Tracy Goodbrand and Steeldust


Gaits of a Horse
Parts of a Horse
Vital Signs

Gaits of a Horse

The average (ungaited) horse has three (3) gaits:  a walk, a trot (jog), and a canter (lope).

Below is an explanation of each gait as well as an animation of the gait


The horse at the walk:

A walk is a four (4) beat. This means that each leg touches the ground one at a time.


The horse at the trot:

A trot is a two (2) beat, and is a diagonal movement.

For example, the left front and the right hind leg touch the ground at the same time, for one (1) beat, then the right front and left hind leg touch the ground at the same time, for the second (2nd) beat.


The horse at the canter (lope):
(The animation depicts a horse loping on his left lead)

A canter (lope) is a three (3) beat.

First Beat: The right hind touches the ground
Second Beat: Tthe left hind and right front legs touch the ground at the same time,
Third Beat: The left front leg touches the ground for the third beat.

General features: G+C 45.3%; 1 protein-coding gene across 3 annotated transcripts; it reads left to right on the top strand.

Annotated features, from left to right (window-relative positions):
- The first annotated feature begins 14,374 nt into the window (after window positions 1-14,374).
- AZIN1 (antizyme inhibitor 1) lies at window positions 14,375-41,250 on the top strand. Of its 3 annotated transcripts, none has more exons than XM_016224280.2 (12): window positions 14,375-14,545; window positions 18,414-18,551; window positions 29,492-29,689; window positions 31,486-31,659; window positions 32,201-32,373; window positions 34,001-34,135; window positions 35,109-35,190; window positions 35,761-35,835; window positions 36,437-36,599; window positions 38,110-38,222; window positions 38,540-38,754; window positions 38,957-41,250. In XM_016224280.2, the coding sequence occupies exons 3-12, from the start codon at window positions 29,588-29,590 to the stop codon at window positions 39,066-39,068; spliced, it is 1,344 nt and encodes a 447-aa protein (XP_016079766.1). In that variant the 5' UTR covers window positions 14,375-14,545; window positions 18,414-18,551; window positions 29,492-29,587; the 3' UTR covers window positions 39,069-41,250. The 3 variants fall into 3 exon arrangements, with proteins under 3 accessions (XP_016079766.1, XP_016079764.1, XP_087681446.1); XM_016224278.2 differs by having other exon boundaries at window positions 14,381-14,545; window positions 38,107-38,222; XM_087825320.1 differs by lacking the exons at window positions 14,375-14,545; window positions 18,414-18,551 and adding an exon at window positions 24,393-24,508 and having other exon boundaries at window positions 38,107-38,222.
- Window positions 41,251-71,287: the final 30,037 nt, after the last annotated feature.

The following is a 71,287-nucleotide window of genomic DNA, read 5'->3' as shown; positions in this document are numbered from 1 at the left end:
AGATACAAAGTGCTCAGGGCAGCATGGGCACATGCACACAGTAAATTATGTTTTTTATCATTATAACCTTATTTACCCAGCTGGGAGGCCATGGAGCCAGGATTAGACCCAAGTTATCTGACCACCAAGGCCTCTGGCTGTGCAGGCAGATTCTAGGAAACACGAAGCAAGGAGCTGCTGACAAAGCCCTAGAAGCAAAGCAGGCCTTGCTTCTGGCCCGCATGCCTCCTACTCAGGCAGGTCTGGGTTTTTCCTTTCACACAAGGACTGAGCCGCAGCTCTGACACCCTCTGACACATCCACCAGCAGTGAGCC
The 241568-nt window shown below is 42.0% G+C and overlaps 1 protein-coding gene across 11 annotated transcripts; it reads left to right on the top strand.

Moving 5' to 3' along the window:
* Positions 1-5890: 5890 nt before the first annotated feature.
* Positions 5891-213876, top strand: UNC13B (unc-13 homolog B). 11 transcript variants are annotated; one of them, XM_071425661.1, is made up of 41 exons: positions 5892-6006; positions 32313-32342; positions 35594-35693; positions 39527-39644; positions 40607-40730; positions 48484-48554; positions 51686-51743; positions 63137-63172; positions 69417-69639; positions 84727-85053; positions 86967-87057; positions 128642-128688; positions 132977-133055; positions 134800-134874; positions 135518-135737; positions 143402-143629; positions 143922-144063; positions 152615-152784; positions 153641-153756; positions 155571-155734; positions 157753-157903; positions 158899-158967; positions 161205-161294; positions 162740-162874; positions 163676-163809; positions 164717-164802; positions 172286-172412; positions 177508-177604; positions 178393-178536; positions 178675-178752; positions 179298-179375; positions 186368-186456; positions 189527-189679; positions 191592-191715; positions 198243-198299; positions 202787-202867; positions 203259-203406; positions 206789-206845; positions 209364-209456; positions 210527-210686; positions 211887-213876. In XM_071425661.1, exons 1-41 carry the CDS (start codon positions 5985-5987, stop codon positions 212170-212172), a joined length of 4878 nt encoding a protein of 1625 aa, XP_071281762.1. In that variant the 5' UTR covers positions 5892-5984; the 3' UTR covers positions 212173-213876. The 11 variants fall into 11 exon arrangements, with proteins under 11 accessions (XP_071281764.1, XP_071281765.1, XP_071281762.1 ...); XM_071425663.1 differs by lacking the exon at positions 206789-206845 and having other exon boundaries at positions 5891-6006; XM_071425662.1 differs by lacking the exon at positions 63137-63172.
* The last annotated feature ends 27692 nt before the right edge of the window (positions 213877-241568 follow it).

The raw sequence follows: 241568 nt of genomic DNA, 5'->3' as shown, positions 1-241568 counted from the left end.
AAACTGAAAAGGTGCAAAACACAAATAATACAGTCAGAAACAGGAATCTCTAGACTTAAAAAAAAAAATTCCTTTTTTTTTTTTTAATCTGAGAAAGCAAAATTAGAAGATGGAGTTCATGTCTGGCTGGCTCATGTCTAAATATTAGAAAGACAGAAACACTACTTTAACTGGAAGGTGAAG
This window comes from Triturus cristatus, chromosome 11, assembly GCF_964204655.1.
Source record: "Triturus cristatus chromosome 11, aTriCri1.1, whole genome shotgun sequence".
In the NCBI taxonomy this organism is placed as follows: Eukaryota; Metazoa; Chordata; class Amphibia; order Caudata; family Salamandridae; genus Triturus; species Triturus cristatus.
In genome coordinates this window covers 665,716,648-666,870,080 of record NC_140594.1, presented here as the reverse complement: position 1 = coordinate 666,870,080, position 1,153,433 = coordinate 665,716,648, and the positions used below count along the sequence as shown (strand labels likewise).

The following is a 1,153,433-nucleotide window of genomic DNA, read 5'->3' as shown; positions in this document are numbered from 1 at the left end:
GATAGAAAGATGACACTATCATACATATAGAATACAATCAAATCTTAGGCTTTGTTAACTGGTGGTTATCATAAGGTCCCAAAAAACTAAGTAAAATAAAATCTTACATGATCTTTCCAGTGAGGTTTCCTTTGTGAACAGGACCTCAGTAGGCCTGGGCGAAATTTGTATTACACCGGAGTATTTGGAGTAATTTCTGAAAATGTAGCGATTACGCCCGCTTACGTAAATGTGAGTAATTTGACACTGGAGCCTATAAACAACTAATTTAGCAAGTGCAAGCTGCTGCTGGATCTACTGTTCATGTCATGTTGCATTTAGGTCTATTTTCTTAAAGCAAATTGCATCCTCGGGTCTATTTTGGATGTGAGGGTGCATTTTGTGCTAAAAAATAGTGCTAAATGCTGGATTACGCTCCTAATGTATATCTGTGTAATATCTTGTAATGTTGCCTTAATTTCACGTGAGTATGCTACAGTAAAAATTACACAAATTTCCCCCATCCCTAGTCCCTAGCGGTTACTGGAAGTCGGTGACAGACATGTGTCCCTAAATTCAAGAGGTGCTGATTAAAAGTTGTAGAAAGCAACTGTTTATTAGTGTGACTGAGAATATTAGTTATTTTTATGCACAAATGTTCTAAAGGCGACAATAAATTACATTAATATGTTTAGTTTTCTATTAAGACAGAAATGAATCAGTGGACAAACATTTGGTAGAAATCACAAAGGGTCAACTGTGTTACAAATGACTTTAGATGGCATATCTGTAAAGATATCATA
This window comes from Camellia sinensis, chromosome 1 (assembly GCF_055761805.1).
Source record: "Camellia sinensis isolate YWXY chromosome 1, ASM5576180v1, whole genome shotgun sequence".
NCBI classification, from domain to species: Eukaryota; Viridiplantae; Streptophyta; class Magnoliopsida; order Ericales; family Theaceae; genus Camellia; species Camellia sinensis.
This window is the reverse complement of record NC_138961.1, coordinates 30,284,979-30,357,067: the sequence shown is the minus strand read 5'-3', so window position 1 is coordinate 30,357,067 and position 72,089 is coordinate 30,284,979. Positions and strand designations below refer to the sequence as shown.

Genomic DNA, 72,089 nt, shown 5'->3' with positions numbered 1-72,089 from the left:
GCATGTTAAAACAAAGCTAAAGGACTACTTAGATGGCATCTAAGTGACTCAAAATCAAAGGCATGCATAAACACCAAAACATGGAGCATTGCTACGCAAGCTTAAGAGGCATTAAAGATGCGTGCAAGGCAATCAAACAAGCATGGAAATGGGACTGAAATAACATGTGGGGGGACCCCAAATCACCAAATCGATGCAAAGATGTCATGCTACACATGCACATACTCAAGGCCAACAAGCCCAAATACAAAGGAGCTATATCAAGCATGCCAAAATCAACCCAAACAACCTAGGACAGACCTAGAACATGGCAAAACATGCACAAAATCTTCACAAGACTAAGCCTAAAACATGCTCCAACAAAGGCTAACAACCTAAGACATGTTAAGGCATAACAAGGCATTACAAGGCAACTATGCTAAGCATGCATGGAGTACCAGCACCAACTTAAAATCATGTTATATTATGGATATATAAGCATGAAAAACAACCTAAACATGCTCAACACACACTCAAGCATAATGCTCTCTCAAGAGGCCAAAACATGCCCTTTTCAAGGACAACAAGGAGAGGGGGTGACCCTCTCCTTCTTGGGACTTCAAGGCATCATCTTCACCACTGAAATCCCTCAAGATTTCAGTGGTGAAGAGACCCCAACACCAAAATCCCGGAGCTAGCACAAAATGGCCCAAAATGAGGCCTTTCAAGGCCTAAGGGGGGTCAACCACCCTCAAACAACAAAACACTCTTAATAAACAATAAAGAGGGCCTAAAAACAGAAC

It is at this point when all four (4) legs are off the ground - this is called suspension.

Notice in the picture how the left hind leg and the left front leg are "leading" or are in front of the right legs.  That is what determines the left lead.

The right lead is when the right hind leg and the right front leg are "leading" the left legs.

Notes: A canter and a lope are the same gaits. A canter is the english riding term while a lope is the western riding term

A gallop or hand-gallop are the same gait as the lope or canter, however, much faster. A gallop is the wetern riding term while hand-gallop is the english riding term.